This is a deer exclosure used to gauge the impact of deer grazing on the wildflowers and other vegetation.
Hillside trail

I enjoyed viewing and photographing wildflowers during our hike which is one of the reasons that we didn’t have time to do all three trails. However, I wasn’t the only person enjoying the wildflowers. I saw many other people stooping low to examine or photograph spring wildflowers which are often quite small.

Visitors checking out the wildflowers.
Between outcroppings on my way back toward the parking lot.

We couldn’t find any online trail maps before going to Lake Katherine, so we decided to publish this GPS trace of our hike for others. It shows the Calico Bush Trail (the smaller, top loop) and the Salt Creek Trail (the larger, bottom loop). The Google Map appearing toward the end of this post also highlights these two trails.

GPS Trace of our hike at Lake Katherine overlaid on a topological map. Click here to see a large version. The top loop is the Calico Trail; the bottom, larger loop is the Salt Creek Trail.

As to the third trail that we skipped during this visit, we have since learned that the Pine Ridge Trail includes views of the following:

  • Lake Katharine and its spillway
  • a natural stairway waterfall, and
  • a grove of Big Leaf Magnolia and Umbrella Magnolia

Update: We made a subsequent visit to hike the Pine Ridge trail. Follow the link below for details.

Additional information

  • Address: 1703 Lake Katharine Rd., Jackson, Ohio 45640
  • Directions: Once you are in the general area, it’s 2 miles west of Jackson on State Street (County Road 76 or Beaver Pike); turn right and proceed 2 miles north on County Road 85 (Lake Katharine Road).
  • GPS Coordinates: 39.085967, -82.669583
  • Google Maps: View on map or get directions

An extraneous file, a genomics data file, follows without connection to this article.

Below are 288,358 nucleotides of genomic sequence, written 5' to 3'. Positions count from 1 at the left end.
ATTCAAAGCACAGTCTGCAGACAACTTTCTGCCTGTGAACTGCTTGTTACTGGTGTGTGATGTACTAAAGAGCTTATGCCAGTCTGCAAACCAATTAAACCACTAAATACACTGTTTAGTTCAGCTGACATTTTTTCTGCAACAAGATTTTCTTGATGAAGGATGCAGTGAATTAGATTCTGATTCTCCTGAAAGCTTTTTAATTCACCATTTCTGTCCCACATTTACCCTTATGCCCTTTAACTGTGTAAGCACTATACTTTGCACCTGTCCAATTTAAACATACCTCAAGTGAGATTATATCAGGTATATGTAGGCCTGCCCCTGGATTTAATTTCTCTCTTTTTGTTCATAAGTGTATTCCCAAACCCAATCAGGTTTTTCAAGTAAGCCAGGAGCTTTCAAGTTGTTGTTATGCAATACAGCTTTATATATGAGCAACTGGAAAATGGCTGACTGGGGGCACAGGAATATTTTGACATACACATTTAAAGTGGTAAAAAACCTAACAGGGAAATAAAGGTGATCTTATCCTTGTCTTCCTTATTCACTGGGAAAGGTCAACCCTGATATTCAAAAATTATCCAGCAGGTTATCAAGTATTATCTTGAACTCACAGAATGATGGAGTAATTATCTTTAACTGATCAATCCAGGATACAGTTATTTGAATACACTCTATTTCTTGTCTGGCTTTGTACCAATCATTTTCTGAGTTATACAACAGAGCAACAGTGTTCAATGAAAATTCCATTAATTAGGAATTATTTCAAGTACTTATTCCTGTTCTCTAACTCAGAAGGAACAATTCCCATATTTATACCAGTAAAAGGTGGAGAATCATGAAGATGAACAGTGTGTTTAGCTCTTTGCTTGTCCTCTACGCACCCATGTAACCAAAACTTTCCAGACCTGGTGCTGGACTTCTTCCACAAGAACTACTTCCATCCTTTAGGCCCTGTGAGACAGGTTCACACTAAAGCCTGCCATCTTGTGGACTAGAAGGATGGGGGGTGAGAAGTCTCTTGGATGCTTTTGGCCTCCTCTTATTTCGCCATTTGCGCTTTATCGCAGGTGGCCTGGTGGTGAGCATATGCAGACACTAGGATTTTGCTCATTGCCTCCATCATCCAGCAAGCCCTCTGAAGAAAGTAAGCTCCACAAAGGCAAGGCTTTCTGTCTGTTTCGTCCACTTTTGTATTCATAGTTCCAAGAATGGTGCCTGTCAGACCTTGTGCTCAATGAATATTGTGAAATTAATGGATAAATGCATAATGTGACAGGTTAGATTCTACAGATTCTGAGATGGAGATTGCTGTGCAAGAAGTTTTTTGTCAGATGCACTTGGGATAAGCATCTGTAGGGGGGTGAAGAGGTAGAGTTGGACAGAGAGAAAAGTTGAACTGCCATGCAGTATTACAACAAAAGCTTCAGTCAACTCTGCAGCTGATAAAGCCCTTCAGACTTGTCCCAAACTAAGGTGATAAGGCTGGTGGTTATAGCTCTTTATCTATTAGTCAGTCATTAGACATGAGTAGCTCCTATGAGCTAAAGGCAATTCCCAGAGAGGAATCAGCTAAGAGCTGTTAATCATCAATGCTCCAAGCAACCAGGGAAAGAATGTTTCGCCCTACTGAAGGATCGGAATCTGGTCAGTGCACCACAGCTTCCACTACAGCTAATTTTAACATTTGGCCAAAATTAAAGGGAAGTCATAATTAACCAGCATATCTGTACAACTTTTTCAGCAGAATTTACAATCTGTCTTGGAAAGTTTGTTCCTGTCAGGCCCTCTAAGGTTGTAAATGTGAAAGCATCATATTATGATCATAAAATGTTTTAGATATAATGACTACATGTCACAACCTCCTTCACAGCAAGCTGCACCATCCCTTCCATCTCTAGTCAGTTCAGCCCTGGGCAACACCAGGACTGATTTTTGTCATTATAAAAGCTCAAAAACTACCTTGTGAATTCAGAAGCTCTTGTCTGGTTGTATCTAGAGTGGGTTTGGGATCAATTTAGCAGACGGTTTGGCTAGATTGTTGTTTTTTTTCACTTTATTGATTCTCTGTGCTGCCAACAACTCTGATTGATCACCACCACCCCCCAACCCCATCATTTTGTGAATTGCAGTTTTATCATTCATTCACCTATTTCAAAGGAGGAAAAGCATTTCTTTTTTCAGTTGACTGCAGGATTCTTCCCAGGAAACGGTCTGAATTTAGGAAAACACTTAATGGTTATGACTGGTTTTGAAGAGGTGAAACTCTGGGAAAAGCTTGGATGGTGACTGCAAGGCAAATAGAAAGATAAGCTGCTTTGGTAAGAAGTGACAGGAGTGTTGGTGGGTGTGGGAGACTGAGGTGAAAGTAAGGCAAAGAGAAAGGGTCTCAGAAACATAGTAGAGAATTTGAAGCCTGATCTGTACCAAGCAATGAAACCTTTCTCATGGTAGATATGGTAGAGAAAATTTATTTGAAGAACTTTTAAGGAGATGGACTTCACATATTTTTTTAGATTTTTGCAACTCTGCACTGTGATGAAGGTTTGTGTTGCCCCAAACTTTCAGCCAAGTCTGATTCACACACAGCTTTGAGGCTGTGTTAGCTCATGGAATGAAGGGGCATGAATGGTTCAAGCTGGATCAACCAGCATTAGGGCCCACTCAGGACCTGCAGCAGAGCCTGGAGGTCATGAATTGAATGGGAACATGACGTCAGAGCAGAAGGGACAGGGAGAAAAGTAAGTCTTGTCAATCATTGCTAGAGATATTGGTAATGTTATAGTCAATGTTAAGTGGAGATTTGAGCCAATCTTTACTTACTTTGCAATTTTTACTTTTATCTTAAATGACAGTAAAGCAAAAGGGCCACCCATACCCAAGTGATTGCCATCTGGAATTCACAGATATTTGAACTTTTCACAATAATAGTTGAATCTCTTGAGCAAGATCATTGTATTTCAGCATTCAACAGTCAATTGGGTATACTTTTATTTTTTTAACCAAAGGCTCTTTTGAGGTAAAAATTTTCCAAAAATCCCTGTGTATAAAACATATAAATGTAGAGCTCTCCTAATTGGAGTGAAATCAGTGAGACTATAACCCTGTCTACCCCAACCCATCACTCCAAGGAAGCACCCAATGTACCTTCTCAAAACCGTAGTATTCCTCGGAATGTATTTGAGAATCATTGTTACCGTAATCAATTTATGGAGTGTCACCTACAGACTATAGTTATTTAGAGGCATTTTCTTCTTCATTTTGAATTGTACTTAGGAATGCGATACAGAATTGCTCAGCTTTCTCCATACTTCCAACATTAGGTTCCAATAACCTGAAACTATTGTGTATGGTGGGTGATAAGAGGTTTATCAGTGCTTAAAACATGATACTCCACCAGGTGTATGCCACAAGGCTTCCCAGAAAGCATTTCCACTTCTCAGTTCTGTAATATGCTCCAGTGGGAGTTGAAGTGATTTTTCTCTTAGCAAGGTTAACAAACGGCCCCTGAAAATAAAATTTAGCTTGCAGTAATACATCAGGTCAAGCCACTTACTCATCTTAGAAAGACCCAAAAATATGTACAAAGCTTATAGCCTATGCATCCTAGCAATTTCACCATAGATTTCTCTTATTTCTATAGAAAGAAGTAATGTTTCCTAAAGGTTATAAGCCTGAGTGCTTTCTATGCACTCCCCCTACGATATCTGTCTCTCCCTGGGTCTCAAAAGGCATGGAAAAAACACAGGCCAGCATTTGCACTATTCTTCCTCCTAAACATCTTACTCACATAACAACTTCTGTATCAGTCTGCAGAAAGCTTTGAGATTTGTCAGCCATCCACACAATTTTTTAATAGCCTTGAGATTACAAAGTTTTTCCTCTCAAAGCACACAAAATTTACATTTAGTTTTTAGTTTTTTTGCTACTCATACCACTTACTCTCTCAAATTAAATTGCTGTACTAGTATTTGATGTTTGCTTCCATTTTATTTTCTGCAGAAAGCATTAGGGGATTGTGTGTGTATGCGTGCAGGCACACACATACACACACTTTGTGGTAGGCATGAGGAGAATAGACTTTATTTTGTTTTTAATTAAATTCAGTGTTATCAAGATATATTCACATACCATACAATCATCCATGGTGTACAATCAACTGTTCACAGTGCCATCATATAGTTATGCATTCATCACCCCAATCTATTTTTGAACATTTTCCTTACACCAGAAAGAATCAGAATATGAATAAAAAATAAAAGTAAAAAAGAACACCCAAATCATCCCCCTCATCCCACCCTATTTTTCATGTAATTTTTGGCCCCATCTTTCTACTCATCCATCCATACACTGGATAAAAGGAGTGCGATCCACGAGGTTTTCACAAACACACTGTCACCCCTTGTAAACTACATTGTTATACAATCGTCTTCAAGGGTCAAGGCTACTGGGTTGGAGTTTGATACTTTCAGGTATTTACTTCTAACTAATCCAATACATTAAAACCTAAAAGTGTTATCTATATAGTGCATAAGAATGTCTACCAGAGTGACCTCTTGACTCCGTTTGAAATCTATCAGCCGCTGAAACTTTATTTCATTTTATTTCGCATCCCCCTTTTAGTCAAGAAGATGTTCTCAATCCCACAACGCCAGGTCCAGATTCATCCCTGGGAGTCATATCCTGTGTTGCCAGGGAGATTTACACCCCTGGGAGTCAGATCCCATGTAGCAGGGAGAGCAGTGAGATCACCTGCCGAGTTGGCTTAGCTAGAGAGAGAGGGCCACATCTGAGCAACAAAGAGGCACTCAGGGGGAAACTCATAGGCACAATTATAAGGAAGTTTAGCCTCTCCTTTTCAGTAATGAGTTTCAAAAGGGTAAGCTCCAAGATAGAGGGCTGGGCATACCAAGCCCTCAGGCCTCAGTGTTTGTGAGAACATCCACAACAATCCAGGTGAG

More on Jackson County

© Deborah Platt, Robert Platt and 2012 to 2021

5 thoughts on “Lake Katharine State Nature Preserve

    1. Thanks, FeyGirl. 🙂 I’ve been in the southwestern part of the state lately, and instead of sandstone cliffs, they have limestone cliffs. For some reason the limestone cliffs weather in such a way that they look like bricks.

  1. looks like an awesome place, that rattlesnake plantain is pretty love the stripes on the leaves, would love to see the flowers when in bloom, and the trail itself looks rugged and somewhat difficult. that lilly was very pretty, as soon as I can i hope we can go to some of our parks to see some flowers too, but haven’t been able to for various reasons. my ankles have been bothering me and my knees were hurting for a while a couple of weeks ago and I had to many chores to do that tired me out, (outside chores). don’t get me wrong I love working in my yard and I love the trails too. but my physical abilities to do it all is limited.

    1. When you don’t feel up to going out you just have to listen to what your body is telling you. Last month I was at the Overlook Trail at Cascade Valley South in Summit County. Have you ever been there? It’s a half-mile trail… I’m not sure if that’s too long. But the view was fantastic. I made a mental note that this seemed like a good place to view fall color.

      1. been there yes, it has a really nice view, it is next to the bird sanncturay there that is gated and you have to park on one of the dead end roads and hope you hit the right trail. i walked up the road to the santuary once and the road was in serious disrepair, shame, it looked like a nice park, you can see parts of itfrom the cascade valley chuckury trail at the river when you sit on the bench there overlooking the river. one of my faviorite trails I used to be able to walk is adams run in the cuyhoga valley park, it is over 3 miles and I like the changes in geography there and I like the old carriage trail near twinsburg? it is over five miles, and has alot of up and downs, but I cant walk it like I used to. I mostly go to the parks with shorter trails or a combo of them, my hubby loves quail hollow park in stark because of the garden they are always adding to it and he like to see what kind of plants grow in this area.